The Dave Stewart-produced Spitballin' came to be when fan Thomas Lindsey sent him a YouTube video where he was singing a cappella. Stewart got in touch with his young admirer and invited him to send examples of his original material. "It was really amazing stuff, " Stewart proclaims. "So I asked if he wanted to come out to Los Angeles and sing three songs unaccompanied before my show at the Troubadour." Following their live debut, Stewart and Lindsey began writing together by sending audio files back and forth between L.A. and Louisiana.
Working long distance seemed to bring them closer as they built a catalog of songs. Their common ground proved as lush as Delta marshland. A down-and-dirty delta guitar riff. A thumping drum beat. And a stunning vocal intro, urgent, haunted, earthy and spiritual, with blues-drenched filigrees, a vibrato that shocks like an electric current, a range that defies not just convention but gravity itself.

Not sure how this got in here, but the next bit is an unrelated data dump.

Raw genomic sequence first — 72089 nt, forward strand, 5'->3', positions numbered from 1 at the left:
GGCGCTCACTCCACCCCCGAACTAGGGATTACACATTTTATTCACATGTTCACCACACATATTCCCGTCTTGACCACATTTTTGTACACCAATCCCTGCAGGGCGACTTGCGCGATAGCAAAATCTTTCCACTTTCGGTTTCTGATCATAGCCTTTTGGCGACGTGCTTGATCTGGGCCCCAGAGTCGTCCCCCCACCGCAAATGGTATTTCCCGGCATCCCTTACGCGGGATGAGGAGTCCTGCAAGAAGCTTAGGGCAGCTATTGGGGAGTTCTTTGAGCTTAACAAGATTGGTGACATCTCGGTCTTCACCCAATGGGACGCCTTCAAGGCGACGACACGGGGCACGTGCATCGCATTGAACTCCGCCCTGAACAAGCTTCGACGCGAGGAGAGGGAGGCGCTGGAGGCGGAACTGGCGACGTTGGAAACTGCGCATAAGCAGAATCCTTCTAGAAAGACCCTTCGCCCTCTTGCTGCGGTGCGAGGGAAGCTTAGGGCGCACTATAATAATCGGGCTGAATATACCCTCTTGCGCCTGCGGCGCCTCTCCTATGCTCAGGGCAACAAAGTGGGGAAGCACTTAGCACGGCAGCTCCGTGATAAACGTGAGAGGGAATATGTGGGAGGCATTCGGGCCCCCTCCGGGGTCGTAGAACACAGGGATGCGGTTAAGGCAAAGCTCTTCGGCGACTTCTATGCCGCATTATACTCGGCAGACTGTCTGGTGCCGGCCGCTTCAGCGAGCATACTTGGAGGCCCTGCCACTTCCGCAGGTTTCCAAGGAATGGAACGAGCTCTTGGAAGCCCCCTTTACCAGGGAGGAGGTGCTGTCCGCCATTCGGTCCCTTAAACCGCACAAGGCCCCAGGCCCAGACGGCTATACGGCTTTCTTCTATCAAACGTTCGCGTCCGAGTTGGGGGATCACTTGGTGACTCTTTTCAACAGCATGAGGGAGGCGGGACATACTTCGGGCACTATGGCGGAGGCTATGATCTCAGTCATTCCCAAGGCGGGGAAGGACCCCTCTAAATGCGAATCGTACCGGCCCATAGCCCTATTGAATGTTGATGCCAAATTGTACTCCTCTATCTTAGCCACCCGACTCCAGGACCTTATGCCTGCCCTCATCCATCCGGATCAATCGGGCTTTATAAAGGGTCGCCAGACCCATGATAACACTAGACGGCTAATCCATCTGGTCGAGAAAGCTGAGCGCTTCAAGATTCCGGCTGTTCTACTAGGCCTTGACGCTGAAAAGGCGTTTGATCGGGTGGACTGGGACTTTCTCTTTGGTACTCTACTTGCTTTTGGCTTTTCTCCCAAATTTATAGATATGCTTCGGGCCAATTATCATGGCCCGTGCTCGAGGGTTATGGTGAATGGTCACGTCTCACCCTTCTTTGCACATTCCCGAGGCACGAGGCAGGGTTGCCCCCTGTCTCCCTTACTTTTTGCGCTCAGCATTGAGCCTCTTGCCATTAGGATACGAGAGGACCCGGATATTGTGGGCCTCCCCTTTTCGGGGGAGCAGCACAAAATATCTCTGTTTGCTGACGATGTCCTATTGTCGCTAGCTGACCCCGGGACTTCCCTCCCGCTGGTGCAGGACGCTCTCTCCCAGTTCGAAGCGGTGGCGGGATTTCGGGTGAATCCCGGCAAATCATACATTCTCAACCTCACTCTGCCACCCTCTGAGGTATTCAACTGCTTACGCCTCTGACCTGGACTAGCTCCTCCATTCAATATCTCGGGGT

Backed by Stewart's distorted voodoo guitar licks, Lindsey opens "Leave This Town" in free tempo and then a swampy groove kicks in - just guitar and drums, raw and wild. "Two People" unfolds over a stomping beat that leads to a long vamp over which Lindsey improvises with hair-raising intensity and finesse. Churchy echoes permeate "When Dogs Run," with a mournful organ providing the backdrop to Stewart's Pop Staples-style guitar tremolo. And "Alcohol" boils down to organ and Lindsey's voice recounting a riveting elegy.